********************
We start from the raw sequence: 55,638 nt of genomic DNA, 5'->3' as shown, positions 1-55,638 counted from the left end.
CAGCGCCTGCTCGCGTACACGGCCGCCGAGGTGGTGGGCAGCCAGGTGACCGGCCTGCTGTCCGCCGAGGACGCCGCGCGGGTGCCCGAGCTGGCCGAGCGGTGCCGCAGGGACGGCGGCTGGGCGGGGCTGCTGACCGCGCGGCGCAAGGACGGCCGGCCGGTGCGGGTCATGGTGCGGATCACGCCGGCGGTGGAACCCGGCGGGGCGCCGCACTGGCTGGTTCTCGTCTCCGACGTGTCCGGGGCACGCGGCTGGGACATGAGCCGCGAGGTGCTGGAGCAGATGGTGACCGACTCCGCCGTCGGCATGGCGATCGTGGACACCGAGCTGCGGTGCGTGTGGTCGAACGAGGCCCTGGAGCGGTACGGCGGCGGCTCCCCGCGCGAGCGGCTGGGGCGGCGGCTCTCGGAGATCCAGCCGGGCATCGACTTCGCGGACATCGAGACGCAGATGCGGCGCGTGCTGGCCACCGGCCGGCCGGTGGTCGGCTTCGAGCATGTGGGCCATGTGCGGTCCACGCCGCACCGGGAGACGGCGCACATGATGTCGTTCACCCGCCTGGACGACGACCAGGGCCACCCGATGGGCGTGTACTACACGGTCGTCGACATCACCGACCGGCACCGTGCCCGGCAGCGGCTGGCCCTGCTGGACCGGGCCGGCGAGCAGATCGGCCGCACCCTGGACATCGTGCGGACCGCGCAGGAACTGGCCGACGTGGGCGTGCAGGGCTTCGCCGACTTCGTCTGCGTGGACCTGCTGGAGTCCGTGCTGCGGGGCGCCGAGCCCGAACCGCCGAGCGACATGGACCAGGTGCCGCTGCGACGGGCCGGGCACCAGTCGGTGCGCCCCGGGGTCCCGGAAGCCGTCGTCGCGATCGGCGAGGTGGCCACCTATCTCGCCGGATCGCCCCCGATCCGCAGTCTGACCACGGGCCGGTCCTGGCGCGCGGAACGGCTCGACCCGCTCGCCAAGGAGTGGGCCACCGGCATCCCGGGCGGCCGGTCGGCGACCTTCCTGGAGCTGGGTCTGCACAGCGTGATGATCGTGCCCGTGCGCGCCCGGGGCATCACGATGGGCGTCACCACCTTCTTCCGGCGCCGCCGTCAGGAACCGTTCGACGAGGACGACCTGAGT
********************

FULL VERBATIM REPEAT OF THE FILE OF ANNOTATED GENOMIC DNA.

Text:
We start from the raw sequence: 55,638 nt of genomic DNA, 5'->3' as shown, positions 1-55,638 counted from the left end.
CAGCGCCTGCTCGCGTACACGGCCGCCGAGGTGGTGGGCAGCCAGGTGACCGGCCTGCTGTCCGCCGAGGACGCCGCGCGGGTGCCCGAGCTGGCCGAGCGGTGCCGCAGGGACGGCGGCTGGGCGGGGCTGCTGACCGCGCGGCGCAAGGACGGCCGGCCGGTGCGGGTCATGGTGCGGATCACGCCGGCGGTGGAACCCGGCGGGGCGCCGCACTGGCTGGTTCTCGTCTCCGACGTGTCCGGGGCACGCGGCTGGGACATGAGCCGCGAGGTGCTGGAGCAGATGGTGACCGACTCCGCCGTCGGCATGGCGATCGTGGACACCGAGCTGCGGTGCGTGTGGTCGAACGAGGCCCTGGAGCGGTACGGCGGCGGCTCCCCGCGCGAGCGGCTGGGGCGGCGGCTCTCGGAGATCCAGCCGGGCATCGACTTCGCGGACATCGAGACGCAGATGCGGCGCGTGCTGGCCACCGGCCGGCCGGTGGTCGGCTTCGAGCATGTGGGCCATGTGCGGTCCACGCCGCACCGGGAGACGGCGCACATGATGTCGTTCACCCGCCTGGACGACGACCAGGGCCACCCGATGGGCGTGTACTACACGGTCGTCGACATCACCGACCGGCACCGTGCCCGGCAGCGGCTGGCCCTGCTGGACCGGGCCGGCGAGCAGATCGGCCGCACCCTGGACATCGTGCGGACCGCGCAGGAACTGGCCGACGTGGGCGTGCAGGGCTTCGCCGACTTCGTCTGCGTGGACCTGCTGGAGTCCGTGCTGCGGGGCGCCGAGCCCGAACCGCCGAGCGACATGGACCAGGTGCCGCTGCGACGGGCCGGGCACCAGTCGGTGCGCCCCGGGGTCCCGGAAGCCGTCGTCGCGATCGGCGAGGTGGCCACCTATCTCGCCGGATCGCCCCCGATCCGCAGTCTGACCACGGGCCGGTCCTGGCGCGCGGAACGGCTCGACCCGCTCGCCAAGGAGTGGGCCACCGGCATCCCGGGCGGCCGGTCGGCGACCTTCCTGGAGCTGGGTCTGCACAGCGTGATGATCGTGCCCGTGCGCGCCCGGGGCATCACGATGGGCGTCACCACCTTCTTCCGGCGCCGCCGTCAGGAACCGTTCGACGAGGACGACCTGAGT